It was reported in December 2016 that French publisher Bigben Interactive (today Nacon) acquired the Test Drive intellectual property from Atari, with plans to reboot the franchise. In 2018, Bigben announced the acquisition of French game developer Kylotonn, with Roman Vincent, president of Kylotonn suggesting they were working on the next installment of Test Drive.
In April 2020, Nacon filed a trade mark to the Intellectual Property Office for Test Drive Solar Crown, the last two words referring to the Solar Crown in-universe racing competition series featured in Test Drive Unlimited 2. The full title of the next game in the series is Test Drive Unlimited Solar Crown. The Kylotonn-developed game will feature a 1:1 recreation of an unspecified island, similar to the recreations of Oahu in both the first two Unlimited games and Ibiza in Test Drive Unlimited 2, and will run on WRC 8's framework and handling model.
- "Finals". Next Generation. No. 37. Imagine Media. January 1998. p. 154-155.
- Tucker, Troy (February 1988). "Test Drive". Compute!. p. 50. Retrieved November 10, 2013.
- Staff (November 1989). "Chart-Busters; SPA Platinum". Game Players (5): 112.
- "Christmas Buyers Guide: Test Drive". Computer Gaming World. November 1987. p. 20.
- Lesser, Hartley; Lesser, Patricia; Lesser, Kirk (April 1988). "The Role of Computers: Test Drive". Dragon. No. 132. pp. 80–85.
- Dannenberg, Ross (May 30, 2005). "Case: Accolade v. Distinctive (N.D.Cal. 1990) [C]". Patent Arcade. Retrieved September 26, 2019.
- Wilson, David M. (April 1991). "A Passionate Tryst with Speed". Computer Gaming World. p. 51. Retrieved November 17, 2013.
- Marriott, Scott Alan. "Test Drive Off-Road (PS) - Review". AllGame. All Media Network. Archived from the original on November 15, 2014. Retrieved January 31, 2019.
- Wigmore, Glenn. "Test Drive Off-Road 2 (PC) - Review". AllGame. All Media Network. Archived from the original on November 15, 2014. Retrieved February 4, 2019.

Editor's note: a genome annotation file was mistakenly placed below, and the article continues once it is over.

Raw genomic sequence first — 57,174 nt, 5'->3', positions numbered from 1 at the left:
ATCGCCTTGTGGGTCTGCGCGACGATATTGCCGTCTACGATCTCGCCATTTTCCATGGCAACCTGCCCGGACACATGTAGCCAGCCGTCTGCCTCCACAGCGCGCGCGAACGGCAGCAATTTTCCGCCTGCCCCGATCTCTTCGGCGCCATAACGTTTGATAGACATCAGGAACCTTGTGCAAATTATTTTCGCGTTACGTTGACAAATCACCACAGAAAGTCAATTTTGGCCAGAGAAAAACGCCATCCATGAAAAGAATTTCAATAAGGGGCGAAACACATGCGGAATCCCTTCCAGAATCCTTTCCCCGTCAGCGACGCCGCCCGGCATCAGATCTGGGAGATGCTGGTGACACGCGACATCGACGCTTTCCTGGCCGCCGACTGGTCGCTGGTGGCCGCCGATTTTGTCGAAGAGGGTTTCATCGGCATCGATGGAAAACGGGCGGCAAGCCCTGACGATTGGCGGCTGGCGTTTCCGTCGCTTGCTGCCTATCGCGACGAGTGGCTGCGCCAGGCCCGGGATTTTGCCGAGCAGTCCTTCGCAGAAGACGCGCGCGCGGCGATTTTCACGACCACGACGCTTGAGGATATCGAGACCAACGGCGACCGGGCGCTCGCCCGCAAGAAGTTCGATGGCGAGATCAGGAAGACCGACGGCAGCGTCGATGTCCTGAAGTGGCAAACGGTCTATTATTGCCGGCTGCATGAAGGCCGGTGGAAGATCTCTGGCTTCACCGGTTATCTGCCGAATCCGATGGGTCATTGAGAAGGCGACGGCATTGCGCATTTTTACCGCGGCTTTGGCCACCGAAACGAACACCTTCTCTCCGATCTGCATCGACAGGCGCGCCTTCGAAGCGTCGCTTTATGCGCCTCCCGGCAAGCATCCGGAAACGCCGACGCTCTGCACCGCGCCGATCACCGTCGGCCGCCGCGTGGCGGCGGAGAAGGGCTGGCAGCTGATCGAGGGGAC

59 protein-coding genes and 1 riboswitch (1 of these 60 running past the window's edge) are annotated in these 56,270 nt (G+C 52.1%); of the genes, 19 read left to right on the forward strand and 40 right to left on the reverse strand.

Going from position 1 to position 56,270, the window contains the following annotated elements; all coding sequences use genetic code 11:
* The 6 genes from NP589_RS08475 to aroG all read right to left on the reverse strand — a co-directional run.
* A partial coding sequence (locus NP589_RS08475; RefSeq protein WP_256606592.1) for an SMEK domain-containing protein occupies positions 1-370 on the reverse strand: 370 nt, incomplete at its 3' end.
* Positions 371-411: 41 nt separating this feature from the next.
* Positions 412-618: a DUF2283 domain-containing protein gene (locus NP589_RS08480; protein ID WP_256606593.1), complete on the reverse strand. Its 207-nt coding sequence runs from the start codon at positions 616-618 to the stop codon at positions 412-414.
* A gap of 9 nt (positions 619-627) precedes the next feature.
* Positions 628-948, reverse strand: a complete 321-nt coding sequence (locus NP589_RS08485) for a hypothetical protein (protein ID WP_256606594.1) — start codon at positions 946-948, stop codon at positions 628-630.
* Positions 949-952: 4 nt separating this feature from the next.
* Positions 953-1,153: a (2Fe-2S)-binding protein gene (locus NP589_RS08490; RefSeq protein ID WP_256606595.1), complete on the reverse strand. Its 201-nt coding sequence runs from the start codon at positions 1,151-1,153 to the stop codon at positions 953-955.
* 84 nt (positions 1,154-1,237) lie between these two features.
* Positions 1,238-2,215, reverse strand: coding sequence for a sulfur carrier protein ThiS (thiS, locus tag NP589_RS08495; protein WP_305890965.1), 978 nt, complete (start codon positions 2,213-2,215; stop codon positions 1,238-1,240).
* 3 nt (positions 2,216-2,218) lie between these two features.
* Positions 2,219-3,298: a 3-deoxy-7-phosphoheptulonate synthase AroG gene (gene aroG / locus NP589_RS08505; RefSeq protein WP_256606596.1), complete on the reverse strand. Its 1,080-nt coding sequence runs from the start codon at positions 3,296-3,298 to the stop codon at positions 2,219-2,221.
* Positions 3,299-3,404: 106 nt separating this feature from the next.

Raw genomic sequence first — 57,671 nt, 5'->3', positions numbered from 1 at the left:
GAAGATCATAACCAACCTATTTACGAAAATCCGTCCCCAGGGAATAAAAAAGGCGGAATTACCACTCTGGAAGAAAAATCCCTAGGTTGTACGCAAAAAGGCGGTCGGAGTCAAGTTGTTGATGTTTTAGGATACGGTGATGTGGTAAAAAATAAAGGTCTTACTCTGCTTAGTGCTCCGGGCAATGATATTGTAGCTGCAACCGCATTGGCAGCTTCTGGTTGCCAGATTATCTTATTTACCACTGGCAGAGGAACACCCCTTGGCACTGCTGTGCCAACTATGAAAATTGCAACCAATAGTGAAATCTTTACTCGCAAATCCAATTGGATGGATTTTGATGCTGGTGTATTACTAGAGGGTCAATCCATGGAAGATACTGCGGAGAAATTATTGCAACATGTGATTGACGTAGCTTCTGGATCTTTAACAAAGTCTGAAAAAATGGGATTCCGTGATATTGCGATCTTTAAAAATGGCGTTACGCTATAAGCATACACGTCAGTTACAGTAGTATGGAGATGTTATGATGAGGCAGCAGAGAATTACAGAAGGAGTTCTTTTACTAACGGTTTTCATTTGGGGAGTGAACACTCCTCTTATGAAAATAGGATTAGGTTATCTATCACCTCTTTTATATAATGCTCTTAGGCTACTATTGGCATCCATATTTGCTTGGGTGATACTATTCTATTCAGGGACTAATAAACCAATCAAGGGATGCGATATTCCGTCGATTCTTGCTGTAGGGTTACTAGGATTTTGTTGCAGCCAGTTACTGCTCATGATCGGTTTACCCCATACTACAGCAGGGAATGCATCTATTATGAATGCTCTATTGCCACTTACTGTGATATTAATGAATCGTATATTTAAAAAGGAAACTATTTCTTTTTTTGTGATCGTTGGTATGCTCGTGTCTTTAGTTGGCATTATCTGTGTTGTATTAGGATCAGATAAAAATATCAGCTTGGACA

- Sackenheim, Shawn. "Test Drive 5 (PS) - Review". AllGame. All Media Network. Archived from the original on November 14, 2014. Retrieved February 3, 2019.
- Staff, I. G. N. (April 19, 1999). "Infogrames Takes Accolade". ign.com. Retrieved July 6, 2017.
- Mullen, Micheal (April 27, 2000). "Infogrames Buys Accolade". gamespot.com. Retrieved July 6, 2017.
- Staff, I. G. N. (May 10, 1999). "Accolade's Barnett to Head Infogrames US". ign.com. Retrieved July 6, 2017.
- Mosquera, Fernando "Lagi" (November 24, 1999). "REVIEW for Test Drive 6 (DC)". GameFan. Shinno Media. Archived from the original on January 26, 2000. Retrieved February 5, 2019.
- White, A.A. (June 2002). "Test Drive Review (PS2)". Game Revolution. CraveOnline. Archived from the original on September 24, 2015. Retrieved February 11, 2019.
- Kato, Matthew (October 2004). "Test Drive: Eve of Destruction". Game Informer. No. 138. GameStop. p. 123. Archived from the original on January 8, 2006. Retrieved January 28, 2019.
- Staff, I. G. N. (February 4, 2000). "A Late Rally Has Been Held Off".
- Julians, Joe (7 October 2020). "Full PS5 games list – what you can play and what to pre-order now". Radio Times. Retrieved 17 October 2020.
- Parfitt, Ben (December 15, 2016). "Bigben has acquired the Test Drive brand". MCVUK.com. Retrieved December 15, 2016.
- Leonard, Michael (October 18, 2018). "Kylotonn Games Working on the Next Test Drive Unlimited?".
- "Trade mark number EU018224192: TEST DRIVE SOLAR CROWN". Intellectual Property Office. Retrieved July 4, 2020.
- Bodnarescu, Florin (July 3, 2020). "Test Drive Solar Crown teased, reveal happening on July 7 during Nacon Connect". Neowin. Retrieved July 4, 2020.
- Robinson, Martin (July 7, 2020). "Kylotonn's new Test Drive Unlimited officially unveiled". Eurogamer. Retrieved July 7, 2020.